Caroline: I mean, it's a very beautiful and like obvious attention to detail with the light in this show. That is just really nice. Um, and very interesting to kind of hear you go through like each season and point out different elements of like what the color spectrum would match up to like that specific season too.
Matt: And I think with wave Pattern, there's just like an emotion to that type of like days that happen, right? It, it creates this, uh, symmetry and things that like only you see within the water texture when the water in the air moving like that happens. So it's kind of like this emotional thing to that, like the feeling of being in that wind and, it has that certain texture and feeling and sound, you know, And the beach is, naturally combed where it's like, you're like the first like virgin footstep or something, you know, as you're like running towards the sea. So it all is like part of that. It like all has that like kind of reference point to that. Whereas like the winter is kind of cold and more lonely depending where you are and, and the summer is more crowded and joyful. You know, and the spring is like birth, and then that's like kind of like an animal nature, right? And relationships and everything else. It's like, you know, like in the fall you're like, kind of like a feeling of trying to find a mate to like have down for the, winter and then the spring comes, you're kinda like, I don't know if I wanna, you know, like whatever, you know, So I wanna be free at summer. You know, So I think that's like, that's all like part of the, like that same like cyclical nature. And it was like really nice to work with you and Mike and Lara to um, be able to show the show.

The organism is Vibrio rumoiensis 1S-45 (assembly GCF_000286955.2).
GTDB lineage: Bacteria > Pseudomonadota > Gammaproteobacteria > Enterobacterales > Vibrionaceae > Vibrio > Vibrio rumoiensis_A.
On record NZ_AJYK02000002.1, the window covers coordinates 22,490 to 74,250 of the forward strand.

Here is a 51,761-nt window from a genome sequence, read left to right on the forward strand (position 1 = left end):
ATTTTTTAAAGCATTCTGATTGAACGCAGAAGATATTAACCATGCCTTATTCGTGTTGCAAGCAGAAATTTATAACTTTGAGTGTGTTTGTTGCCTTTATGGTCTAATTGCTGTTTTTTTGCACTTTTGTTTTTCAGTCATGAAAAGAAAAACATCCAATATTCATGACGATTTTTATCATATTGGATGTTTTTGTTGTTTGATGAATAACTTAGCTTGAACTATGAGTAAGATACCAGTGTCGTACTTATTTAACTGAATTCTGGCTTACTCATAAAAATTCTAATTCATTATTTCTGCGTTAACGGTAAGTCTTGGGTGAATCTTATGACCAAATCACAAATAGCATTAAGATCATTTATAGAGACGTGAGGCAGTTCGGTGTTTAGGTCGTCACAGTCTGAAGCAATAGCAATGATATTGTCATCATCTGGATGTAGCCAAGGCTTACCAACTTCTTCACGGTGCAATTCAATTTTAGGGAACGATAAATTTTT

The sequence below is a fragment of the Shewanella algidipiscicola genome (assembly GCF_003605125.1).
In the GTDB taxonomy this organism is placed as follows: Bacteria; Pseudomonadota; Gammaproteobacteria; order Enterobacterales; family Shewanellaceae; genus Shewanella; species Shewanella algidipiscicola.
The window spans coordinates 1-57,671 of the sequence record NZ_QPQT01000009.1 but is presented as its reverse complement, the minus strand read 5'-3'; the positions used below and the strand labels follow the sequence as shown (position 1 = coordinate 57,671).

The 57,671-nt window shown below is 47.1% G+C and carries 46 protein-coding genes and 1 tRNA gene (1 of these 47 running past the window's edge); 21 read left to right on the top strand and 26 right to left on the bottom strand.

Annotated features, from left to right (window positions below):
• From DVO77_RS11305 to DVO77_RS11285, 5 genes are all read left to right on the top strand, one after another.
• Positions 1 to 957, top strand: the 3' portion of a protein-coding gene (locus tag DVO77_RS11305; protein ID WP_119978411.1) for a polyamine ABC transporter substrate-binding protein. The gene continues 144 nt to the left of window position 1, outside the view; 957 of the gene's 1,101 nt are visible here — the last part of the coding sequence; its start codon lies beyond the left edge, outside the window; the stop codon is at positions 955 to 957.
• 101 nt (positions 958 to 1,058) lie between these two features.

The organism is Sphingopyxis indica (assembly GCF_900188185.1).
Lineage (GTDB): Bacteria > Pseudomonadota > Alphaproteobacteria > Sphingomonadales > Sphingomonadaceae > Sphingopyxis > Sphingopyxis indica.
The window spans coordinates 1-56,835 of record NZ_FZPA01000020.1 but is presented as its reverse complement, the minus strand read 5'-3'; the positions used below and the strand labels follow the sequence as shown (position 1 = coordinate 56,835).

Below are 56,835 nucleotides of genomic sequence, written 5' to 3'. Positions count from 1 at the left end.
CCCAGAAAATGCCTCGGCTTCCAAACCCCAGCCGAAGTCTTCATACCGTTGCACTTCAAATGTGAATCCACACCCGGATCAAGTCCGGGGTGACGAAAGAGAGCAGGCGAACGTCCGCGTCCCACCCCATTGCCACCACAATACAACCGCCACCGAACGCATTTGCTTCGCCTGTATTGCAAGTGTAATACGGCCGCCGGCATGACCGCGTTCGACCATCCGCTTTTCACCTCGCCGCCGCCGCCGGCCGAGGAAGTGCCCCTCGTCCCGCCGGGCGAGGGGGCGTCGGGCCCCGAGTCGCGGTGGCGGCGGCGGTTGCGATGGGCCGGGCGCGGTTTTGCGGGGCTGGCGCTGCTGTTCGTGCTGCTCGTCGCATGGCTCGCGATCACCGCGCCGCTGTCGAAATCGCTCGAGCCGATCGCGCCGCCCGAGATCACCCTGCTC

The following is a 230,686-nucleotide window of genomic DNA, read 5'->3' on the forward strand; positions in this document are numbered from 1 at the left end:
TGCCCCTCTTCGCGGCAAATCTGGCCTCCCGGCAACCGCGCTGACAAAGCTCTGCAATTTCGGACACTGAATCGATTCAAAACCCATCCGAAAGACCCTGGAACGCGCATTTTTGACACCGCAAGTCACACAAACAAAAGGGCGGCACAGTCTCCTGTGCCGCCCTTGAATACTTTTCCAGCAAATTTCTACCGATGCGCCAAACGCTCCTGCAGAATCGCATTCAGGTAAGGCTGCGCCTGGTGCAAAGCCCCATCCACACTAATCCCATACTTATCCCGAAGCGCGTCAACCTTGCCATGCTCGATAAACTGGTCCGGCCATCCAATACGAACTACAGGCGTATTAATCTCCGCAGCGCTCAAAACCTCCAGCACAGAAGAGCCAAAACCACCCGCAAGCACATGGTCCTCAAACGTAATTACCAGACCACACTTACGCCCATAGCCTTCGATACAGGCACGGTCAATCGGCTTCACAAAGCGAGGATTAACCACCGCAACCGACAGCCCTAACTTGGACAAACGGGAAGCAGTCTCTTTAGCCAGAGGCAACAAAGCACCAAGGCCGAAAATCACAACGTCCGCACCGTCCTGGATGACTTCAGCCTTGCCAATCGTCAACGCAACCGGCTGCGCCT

Caroline: Thank you for showing it here and I mean that's something else I wanted to ask about and something that I appreciate about your practice too is because the first time I learned, cause I know you have your own artistic practice, but it's something that I see similar with, with my trajectories. I have my artistic practice, but I have a curatorial practice as well, which has you know, beautifully built my community of artists that have become close to me. And so I know that the first time you ever, um, showed at Compound, you included some of your work, but you also curated a show back in 2018 called LA County with a group of artists here.